We all know it. Some of us have eaten it. And we know it’s bad for us. But what is it?
The original Spam, from the 1930s, was a brand of tinned (canned) food convenient for camping and long-term storage. Marketed as an abbreviation for ‘spiced ham’ in fact it consisted of pre-cooked pork, a bit of ham, various emulsifiers and a coating of aspic. Yum.
Then along came the Monty Python team who created a sketch in the 1970s featuring people in a cafeteria where everything on the menu includes spam, such as this item: Lobster Thermidor aux crevettes with a Mornay sauce, garnished with truffle pâté, brandy and a fried egg on top and Spam. One customer vigorously objects to Spam. Then, for no apparent reason, Vikings appear, chorusing in Welsh-choir formation an ear-worm theme (‘Spam, Spam, Spam, Spam, Lovely Spam, Wonderful Spam…’). Surreal and amusing. But how did we move from this silly sketch to a plethora of unwanted emails?
There is debate about the origins of this word for junk email. While many people claim that it can be traced directly to Monty Python, others point to the original word as inspiration. After the Second World War, Spam was immensely popular in the UK as well as its native USA, mostly owing to its cheapness and abundant supply. Spam was especially popular with the economically disadvantaged. In the 1960s it was often used as a synonym for cheap quality on account of its near-ubiquity, its homogeneity of taste and its low cost. The Monty Python sketch is amusing partly because it plays to these attributes.
Then along came bulletin board users in the 1980s with their Multi-User Domains (MUDs). It became a fad to repeat the word ‘Spam’ many times to crowd out or push other text off screen. In the embryonic period of AOL (America On-Line), users often quoted ad nauseam from the Monty Python sketch. In those days of slow response times, a whole lot of junk text would frustrate users, who described this practice as ‘spamming’. This unsociable behaviour became a form of bullying, whereby rival factions of fans could flood one another’s chat rooms with unwanted material, e.g. Star Wars aficionados bombarding Star Trek chat rooms. From there it’s only a short step to our contemporary notion of bulk junk-mail posting.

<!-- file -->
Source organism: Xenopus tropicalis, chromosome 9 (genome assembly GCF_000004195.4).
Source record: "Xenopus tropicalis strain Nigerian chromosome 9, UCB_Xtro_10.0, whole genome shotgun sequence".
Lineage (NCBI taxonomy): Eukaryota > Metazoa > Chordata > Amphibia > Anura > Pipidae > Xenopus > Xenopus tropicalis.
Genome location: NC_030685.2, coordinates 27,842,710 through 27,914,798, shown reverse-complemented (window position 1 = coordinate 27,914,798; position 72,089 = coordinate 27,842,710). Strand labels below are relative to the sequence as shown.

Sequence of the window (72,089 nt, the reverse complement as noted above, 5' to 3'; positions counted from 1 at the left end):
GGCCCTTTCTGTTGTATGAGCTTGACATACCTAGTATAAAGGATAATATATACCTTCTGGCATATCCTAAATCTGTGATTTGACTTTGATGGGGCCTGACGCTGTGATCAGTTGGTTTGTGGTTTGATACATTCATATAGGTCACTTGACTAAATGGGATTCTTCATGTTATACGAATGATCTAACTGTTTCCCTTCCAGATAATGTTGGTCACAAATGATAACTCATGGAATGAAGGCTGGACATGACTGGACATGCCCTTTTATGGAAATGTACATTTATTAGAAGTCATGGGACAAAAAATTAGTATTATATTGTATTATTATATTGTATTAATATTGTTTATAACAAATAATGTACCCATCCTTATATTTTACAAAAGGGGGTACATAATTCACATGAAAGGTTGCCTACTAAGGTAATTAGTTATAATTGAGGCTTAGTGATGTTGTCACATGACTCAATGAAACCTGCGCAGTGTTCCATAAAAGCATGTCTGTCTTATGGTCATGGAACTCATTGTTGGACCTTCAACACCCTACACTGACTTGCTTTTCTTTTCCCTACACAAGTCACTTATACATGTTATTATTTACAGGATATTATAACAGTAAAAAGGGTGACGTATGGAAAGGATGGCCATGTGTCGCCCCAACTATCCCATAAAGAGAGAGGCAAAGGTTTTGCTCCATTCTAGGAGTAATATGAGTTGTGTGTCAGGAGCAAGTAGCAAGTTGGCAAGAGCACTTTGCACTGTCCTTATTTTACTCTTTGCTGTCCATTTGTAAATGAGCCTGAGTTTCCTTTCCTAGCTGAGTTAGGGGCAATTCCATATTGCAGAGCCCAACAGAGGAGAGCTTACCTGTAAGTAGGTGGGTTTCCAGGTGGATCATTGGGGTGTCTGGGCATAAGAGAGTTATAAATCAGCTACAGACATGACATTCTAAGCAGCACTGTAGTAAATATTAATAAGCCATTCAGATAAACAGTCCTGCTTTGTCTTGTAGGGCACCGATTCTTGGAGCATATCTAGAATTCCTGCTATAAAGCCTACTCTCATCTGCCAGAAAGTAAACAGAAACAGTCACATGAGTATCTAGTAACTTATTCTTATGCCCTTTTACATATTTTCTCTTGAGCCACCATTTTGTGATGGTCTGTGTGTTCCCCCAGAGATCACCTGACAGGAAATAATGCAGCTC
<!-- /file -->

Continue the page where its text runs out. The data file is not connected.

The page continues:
But then a strange thing happened to Spam. It strayed into the same linguistic space as the rhyme word ‘scam’. That yucky aspic taste and those chunks of pork took on the ham as in ham-actor connotation (a whole new digression there) whereby Nigerian princes and lottery winners and confected sob-stories became both spam and scam. In countries like Nigeria and Russia, where unemployment among computer graduates is high, a black market has developed in new versions of the snake-oil salesman that would put P T Barnum to shame.
Spam has even jumped out of computers into the flesh world, via the guerrilla marketing method known as ‘street spam’. Posters or fliers are pasted in streets, on construction sites, in laneways, on telephone poles, fences and motorway hoardings. This kind of spam is used by political parties, fringe lobby groups, concert promoters and retailers. Spam is all around us in the form of T-shirts and in wall-to-wall advertising on the clothing of sports stars. Turning on free-to-air TV, we can glide past entire channels devoted to nothing but ads: spam by another name. It’s as if that damn song never stops. Not content with the old Monty Python ditty, even Weird Al Yankovic has a spam song.
‘Oh, spam (spam), Ham and pork/ Think about nutrition, wonder what’s inside it now (oh boy)/ Spam (spam), It’s the best/ Really makes a darn good sandwich any way you slice it…’
And now we have a blog post dedicated to Spam. Too much. Need a salad.